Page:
3. A transistor as defined in claim 2, wherein the thickness of the composite insulating layer and the separation between the source and drain electrodes are sufficiently large to avoid breakdown of the transistor under preselected voltage conditions.
4. A transistor as defined in claim 3 wherein the characteristics and thickness of the film of depletion material and of the film of enhancement material are selected so that the bulk potential of the semiconductor layer is equal to the surface potential of the semiconductor layer at that surface of the semiconductor layer in contact with the composite insulating layer.
5. A transistor as defined in claim 3 wherein the semiconductor layer is cadmium sulfide, the said depletion materials are calcium fluoride, and the enhancement material is silicon monoxide.
6. A transistor as defined in claim 5 wherein the composite insulating layer additionally includes a film of insulating material between the silicon monoxide film' and the gate electrode.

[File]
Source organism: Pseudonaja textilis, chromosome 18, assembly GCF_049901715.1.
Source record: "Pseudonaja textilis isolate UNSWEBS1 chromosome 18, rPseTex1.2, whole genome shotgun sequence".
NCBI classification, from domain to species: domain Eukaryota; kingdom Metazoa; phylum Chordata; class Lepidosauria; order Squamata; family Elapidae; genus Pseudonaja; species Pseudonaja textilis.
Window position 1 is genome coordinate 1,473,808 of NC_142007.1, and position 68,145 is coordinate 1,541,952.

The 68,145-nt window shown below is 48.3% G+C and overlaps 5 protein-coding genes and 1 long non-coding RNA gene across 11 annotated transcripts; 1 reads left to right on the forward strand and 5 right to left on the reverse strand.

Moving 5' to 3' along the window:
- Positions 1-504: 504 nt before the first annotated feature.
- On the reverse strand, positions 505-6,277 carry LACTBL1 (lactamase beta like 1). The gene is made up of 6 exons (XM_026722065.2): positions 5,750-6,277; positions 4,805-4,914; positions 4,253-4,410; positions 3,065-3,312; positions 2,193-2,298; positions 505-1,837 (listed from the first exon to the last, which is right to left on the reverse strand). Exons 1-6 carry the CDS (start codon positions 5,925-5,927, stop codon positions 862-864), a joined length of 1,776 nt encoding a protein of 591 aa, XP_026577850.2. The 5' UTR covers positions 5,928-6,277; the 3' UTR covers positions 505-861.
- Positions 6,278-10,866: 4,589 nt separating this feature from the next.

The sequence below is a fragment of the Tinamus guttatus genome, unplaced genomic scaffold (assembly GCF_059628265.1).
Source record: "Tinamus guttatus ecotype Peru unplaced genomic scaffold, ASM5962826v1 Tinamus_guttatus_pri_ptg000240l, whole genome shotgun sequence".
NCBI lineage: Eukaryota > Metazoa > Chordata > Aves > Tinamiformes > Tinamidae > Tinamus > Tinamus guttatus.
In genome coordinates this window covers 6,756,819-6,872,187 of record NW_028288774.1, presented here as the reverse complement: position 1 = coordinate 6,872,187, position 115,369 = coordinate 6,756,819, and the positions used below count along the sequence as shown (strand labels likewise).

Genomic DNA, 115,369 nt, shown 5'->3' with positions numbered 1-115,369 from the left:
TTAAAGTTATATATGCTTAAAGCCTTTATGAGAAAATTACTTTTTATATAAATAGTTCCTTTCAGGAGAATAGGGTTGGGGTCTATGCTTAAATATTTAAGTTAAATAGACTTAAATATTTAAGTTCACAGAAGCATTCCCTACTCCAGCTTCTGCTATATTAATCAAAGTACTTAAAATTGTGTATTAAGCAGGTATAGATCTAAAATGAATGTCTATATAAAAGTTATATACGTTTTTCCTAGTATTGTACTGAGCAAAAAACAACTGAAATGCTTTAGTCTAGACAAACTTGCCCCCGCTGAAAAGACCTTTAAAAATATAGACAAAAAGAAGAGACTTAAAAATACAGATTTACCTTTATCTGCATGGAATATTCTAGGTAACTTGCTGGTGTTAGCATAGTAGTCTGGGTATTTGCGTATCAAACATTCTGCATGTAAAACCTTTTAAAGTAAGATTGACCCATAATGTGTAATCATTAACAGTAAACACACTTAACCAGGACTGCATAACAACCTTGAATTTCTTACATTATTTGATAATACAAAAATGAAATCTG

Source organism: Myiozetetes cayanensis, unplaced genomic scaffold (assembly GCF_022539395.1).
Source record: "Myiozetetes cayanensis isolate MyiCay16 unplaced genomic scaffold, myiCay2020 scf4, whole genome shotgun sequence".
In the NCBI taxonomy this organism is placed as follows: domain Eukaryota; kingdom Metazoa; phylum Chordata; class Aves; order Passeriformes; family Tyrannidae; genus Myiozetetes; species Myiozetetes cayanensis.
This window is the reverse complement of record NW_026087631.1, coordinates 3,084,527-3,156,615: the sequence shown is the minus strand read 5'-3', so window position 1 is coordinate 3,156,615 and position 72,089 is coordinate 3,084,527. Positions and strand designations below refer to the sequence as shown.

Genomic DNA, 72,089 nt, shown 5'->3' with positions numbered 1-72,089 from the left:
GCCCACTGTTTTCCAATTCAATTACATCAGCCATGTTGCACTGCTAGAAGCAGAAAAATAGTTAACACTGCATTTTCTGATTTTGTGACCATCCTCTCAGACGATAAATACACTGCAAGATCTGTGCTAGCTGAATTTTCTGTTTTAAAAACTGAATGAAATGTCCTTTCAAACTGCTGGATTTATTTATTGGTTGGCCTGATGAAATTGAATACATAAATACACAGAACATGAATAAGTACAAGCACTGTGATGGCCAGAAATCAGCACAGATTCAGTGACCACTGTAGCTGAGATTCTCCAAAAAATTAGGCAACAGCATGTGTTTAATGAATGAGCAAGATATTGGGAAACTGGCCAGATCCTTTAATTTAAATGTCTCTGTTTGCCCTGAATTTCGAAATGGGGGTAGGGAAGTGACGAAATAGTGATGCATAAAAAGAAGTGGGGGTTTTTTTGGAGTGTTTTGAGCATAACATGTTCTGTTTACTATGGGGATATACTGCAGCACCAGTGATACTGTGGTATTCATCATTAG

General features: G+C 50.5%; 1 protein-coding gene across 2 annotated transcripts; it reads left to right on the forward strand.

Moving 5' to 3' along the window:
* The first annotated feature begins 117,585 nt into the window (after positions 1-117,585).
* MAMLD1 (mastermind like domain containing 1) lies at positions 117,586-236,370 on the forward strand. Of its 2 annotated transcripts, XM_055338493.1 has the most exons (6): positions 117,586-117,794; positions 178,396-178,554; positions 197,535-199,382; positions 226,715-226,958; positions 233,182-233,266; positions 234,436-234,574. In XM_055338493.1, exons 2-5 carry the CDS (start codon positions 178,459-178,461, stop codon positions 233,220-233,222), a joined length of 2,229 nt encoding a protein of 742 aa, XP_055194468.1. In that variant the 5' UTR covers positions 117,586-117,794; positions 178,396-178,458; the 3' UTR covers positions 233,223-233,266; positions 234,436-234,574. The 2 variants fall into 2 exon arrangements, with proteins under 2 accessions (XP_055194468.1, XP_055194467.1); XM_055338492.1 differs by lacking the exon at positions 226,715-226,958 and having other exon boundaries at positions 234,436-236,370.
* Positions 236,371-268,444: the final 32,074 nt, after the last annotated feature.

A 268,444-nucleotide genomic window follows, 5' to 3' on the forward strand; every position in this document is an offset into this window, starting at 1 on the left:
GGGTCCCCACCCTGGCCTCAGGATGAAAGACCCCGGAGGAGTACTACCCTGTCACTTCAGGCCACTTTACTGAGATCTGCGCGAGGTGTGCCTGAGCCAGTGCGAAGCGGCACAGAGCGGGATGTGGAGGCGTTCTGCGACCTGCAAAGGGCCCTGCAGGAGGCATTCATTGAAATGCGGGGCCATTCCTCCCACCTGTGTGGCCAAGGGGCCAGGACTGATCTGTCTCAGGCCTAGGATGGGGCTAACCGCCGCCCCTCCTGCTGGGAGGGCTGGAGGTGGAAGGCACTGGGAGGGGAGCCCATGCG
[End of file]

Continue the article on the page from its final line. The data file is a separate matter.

7. A transistor as defined in claim 6 wherein the additional film of insulating material is germanium oxide.
8. A transistor as defined in claim 3 wherein the semiconductor layer is cadmium selenide, the said depletion materials are calcium fluoride, and the enhancement material is silicon monoxide.
9. A transistor as defined in claim 8 wherein the composite insulating layer additionally includes a film of insulating material between the silicon monoxide film and the gate electrode.
10. A transistor as defined in claim 9 wherein the additional film of insulating material is germanium oxide.
11. A transistor as defined in claim 10 wherein the semiconductor layer is of the order of 1,500 A thick, the calcium fluoride film in the composite insulating layer is of the order of A thick and the silicon monoxide film is at least 2,000 A thick.
12. A transistor as defined in claim 11 wherein the depleting layer is at least 2,000 A thick, the composite insulating layer is of the order of 10,000 A thick, and the separation between the source and drain electrodes is of the order of 0.025 cm.
13. A transistor as defined in claim 7 wherein the semiconductor layer is of the order of 1,500 A thick, the calcium fluoride film in the composite insulating layer is of the order of 150 A thick and the silicon monoxide film is at least 2,000 A thick.
14. A transistor as defined in claim 13 wherein the depleting layer is at least 2,000 A thick, the composite insulating layer is of the order of l0,000 A thick, and the separation between the source and drain electrodes is of the order of 0.025 cm.